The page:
Banking & Finance, Government, and Small Business & Startups

SBA loans continue upward trajectory

Total loans supported by SBA in Michigan exceeded $1 billion for first time.

September 7, 2018
Print
Text Size:
A A

As the economy continues to flourish, the demand for loans has followed suit.

According to the U.S. Small Business Admission Administration’s Michigan District Office, Michigan bank lenders have set a new record. SBA lending in the state grew 15 percent to $912 million.

The total loans supported by SBA in Michigan, which includes 504 third-party loans, exceeded $1 billion for the first time with 2,700 SBA loans issued in the state. The number of loans increased by 2.6 percent.

Horizon Bank issued five loans in West Michigan (Allegan, Kent, Muskegon and Ottawa counties) that amounted to $414,000 in 2017, according to the SBA’s Michigan District Office. Scott Ellison, vice president and government program manager of Horizon Bank, said that is a part of a growing trend.

“We have had a fairly significant increase in our SBA activity in the last five years,” Ellison said. “We have increased to the point where we need to plateau off a little bit. We have had a 30 percent growth in our portfolio.”

Due to the increase in commercial loans, as a result of the growing economy, SBA loans are needed. The unemployment rate in Michigan for the month of July was 4.5 percent, which dropped from 4.8 percent when the year started, according to the U.S. Bureau of Labor and Statistics.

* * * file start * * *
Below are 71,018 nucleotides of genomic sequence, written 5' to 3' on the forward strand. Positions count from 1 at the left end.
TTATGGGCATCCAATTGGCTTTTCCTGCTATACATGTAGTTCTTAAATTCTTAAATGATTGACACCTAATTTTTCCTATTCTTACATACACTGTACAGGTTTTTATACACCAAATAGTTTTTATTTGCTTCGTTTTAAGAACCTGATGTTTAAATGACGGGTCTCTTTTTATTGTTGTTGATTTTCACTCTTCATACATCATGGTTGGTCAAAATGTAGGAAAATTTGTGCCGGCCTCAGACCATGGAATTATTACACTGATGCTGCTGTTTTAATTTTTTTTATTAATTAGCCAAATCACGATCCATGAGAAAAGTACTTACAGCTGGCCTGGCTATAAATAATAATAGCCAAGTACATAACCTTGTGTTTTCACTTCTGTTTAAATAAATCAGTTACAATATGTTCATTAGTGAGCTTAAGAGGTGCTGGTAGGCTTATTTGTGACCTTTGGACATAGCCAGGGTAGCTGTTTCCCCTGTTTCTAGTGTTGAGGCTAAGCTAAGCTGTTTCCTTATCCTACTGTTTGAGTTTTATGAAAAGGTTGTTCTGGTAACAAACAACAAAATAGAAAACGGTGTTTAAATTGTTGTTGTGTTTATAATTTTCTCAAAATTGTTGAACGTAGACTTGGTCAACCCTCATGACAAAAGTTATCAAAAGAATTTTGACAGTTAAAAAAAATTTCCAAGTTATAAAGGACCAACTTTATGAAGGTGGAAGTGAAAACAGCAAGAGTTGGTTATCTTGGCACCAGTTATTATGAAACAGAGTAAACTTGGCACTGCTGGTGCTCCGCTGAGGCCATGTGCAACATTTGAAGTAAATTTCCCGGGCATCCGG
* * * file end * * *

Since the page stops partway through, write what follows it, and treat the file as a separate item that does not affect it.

Michael Moraw, vice president and senior SBA product specialist at Huntington Bank, said the bank’s production tends to mirror that of the industry production of SBA lending.

“Collateral tends to be a significant criterion for businesses that utilize SBA lending,” he said. “I see a lot of service businesses utilizing SBA financing due to limited hard assets of business available to collateralize (secure) the loan.”

Some of those who qualify for SBA loans, Ellison said, are new business owners, restaurant owners and employees who want to acquire a business from the owner.

Although the cap for the SBA lending program is $5 million, Moraw said people in the manufacturing industry tend to qualify for SBA loans because their equipment can be expensive, and as a result, their maximum limit on an SBA loan can go up to $5.5 million. He said the maximum loan limit previously was $2 million.

However, with the maximum loan amount raised to $5 million, SBA lenders allow borrowers a longer time, up to 10 years, to repay the loan amount.

The manufacturing industry made up 20 percent of West Michigan’s jobs market, the highest in the region in 2017, according to The Right Place. The industry provided 151,814 jobs in the region for 2017.

Without SBA loans, commercial loans would be denied for businesses without tangible assets such as land, buildings, investments and/or inventory.

“Because the SBA is available, we are able to make loans to these emerging businesses … which are creating employment,” Ellison said. “Banks are interested in helping those higher-risk businesses, but without SBA’s support, we couldn’t do it.

“There are a lot of opportunities out there for businesses to expand, grow, start up. SBA loans are designed for them; it’s the solution to that situation. As a result, the demand for SBA loans has gone up.”

Recent Articles by Danielle Nelson

Editor's Picks

Comments powered by Disqus